Slovakia said Tuesday it expects to run a budget surplus of 0.16 percent of national output in 2019, at a time when few eurozone members can boast such results.
“Slovakia is doing very well economically,” leftist Slovak Prime Minister Robert Fico told reporters.
He attributed the eastern European country’s success to “fiscal consolidation on the one hand and support of economic growth on the other”.
Only three of the 19 eurozone members — Luxembourg, Germany and Estonia — posted a budget surplus last year.
Portugal and Spain meanwhile have run such high deficits for years that the European Commission considered slapping fines on them, but ultimately abandoned the idea earlier this month.
The finance ministry of Slovakia, whose economy is dependent on car production and exports, included the 2019 surplus forecast in a draft budget published Tuesday.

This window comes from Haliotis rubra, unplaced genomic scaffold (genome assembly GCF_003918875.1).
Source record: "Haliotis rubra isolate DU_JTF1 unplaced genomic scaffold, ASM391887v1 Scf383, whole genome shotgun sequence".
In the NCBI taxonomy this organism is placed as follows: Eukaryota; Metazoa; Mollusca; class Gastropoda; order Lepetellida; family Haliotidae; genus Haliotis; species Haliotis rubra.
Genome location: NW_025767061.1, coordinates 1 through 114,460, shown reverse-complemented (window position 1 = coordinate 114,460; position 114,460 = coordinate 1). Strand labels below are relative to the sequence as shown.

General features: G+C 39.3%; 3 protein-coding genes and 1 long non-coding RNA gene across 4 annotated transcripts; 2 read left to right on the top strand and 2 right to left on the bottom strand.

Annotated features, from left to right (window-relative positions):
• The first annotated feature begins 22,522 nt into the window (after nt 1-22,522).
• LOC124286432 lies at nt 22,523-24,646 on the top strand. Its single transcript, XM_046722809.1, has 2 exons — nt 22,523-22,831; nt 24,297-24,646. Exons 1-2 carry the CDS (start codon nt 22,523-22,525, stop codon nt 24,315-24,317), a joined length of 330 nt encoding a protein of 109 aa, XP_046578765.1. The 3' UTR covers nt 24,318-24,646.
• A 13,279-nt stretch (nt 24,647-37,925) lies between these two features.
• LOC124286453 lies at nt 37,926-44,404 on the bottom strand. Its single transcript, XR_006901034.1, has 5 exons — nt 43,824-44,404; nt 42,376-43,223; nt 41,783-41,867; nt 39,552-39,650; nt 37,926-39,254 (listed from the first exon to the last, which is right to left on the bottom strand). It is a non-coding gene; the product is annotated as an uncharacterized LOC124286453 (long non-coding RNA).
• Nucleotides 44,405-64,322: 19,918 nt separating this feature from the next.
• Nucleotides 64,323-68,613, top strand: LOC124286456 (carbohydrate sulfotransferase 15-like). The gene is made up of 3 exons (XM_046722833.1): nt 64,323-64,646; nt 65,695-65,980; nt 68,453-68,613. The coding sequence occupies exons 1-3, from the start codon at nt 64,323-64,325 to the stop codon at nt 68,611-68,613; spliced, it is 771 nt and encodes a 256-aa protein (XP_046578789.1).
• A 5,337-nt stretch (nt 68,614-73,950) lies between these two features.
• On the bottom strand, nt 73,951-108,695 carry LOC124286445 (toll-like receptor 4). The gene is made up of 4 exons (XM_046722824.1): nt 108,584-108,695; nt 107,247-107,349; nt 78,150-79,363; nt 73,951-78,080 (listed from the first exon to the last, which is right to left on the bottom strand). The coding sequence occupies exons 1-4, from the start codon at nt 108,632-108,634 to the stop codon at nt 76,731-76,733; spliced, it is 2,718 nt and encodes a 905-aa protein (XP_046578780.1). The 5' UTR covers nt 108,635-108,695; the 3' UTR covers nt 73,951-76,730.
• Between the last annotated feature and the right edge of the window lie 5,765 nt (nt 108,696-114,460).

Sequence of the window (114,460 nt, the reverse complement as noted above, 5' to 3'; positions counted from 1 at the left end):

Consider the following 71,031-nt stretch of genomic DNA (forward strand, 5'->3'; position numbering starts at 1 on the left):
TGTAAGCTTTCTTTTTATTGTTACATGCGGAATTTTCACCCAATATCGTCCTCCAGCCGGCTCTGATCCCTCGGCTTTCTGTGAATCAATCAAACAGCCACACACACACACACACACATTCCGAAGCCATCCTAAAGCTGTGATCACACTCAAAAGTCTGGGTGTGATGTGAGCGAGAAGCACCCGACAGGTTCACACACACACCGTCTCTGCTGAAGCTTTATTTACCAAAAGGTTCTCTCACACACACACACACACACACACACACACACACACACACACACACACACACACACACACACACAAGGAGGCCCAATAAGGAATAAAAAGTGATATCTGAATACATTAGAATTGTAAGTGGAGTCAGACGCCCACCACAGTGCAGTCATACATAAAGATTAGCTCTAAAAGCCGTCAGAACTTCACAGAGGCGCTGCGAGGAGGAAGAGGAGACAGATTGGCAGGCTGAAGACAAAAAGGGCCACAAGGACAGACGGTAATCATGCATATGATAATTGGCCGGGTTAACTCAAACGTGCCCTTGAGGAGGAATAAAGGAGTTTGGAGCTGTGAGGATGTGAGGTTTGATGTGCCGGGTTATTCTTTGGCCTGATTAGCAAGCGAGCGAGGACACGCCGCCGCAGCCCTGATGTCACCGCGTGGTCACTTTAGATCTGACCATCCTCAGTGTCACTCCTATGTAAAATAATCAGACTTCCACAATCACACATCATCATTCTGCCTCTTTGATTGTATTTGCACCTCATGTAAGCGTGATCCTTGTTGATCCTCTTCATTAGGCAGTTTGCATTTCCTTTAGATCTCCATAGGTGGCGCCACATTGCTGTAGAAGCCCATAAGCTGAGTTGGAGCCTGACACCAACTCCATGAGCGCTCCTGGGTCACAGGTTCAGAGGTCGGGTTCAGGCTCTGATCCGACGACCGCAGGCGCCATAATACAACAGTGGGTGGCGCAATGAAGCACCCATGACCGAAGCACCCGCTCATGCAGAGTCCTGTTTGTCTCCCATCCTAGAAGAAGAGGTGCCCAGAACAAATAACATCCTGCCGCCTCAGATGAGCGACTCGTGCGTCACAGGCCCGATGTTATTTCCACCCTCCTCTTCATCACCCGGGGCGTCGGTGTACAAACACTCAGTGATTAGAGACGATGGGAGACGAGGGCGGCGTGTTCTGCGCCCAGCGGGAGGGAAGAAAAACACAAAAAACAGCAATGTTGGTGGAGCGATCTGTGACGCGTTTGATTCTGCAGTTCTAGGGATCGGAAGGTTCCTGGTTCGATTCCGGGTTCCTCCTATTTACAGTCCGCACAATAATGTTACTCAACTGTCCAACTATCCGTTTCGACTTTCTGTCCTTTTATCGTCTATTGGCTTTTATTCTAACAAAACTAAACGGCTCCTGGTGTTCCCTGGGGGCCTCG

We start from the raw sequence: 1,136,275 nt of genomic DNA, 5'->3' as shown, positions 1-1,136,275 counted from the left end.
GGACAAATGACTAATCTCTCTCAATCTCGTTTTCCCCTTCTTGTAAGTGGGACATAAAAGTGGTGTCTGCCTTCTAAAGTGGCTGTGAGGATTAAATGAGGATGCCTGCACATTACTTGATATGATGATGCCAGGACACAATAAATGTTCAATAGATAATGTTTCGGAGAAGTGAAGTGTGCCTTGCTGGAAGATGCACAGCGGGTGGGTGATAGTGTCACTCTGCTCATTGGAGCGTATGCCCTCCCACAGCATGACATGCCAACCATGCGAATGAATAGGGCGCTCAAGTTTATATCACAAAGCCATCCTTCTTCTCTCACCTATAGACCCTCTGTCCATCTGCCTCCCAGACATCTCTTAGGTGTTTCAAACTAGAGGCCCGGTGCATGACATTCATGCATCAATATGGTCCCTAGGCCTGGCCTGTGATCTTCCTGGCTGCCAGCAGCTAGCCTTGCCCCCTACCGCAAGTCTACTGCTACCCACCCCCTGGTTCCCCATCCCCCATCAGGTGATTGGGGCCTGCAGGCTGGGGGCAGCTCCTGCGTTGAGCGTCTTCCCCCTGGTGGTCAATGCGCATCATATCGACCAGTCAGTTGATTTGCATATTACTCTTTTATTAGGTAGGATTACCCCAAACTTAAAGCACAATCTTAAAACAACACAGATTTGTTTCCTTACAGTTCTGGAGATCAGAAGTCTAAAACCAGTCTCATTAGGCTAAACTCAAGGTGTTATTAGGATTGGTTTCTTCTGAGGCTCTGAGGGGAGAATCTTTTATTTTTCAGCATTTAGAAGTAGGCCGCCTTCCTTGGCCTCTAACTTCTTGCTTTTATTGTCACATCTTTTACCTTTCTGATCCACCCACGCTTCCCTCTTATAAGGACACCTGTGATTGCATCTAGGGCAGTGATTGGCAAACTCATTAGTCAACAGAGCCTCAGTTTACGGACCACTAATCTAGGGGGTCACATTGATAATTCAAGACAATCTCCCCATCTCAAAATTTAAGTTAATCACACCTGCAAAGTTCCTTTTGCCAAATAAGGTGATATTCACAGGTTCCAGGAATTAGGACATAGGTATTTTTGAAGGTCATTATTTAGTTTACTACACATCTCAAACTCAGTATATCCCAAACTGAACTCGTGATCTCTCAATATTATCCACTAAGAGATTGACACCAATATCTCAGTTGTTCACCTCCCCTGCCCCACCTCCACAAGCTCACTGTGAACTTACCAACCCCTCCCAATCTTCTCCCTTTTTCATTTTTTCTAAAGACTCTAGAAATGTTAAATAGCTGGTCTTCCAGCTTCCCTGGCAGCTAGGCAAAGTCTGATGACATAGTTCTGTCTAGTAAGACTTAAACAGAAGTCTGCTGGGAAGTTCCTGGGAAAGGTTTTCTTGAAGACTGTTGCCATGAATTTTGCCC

Bratislava expects diminishing budget deficits of 2.07 percent of gross domestic product (GDP) in 2016, 1.29 percent in 2017 and 0.44 percent in 2018.
The government is also counting on accelerating economic growth, from 3.2 percent this year to 3.7 percent in 2017, 4.1 percent in 2018 and 4.6 percent in 2019.
“Economic growth in Slovakia is triggered by domestic consumption. People are spending more,” Fico said.
He added that the country remains attractive to foreign investors, citing for example Indian-owned car maker Jaguar Land Rover, which will begin building a factory in Slovakia in September.
Finance Minister Peter Kazimir added at the joint press conference that in terms of economic growth, Slovakia is among the “good performers in the euro area”.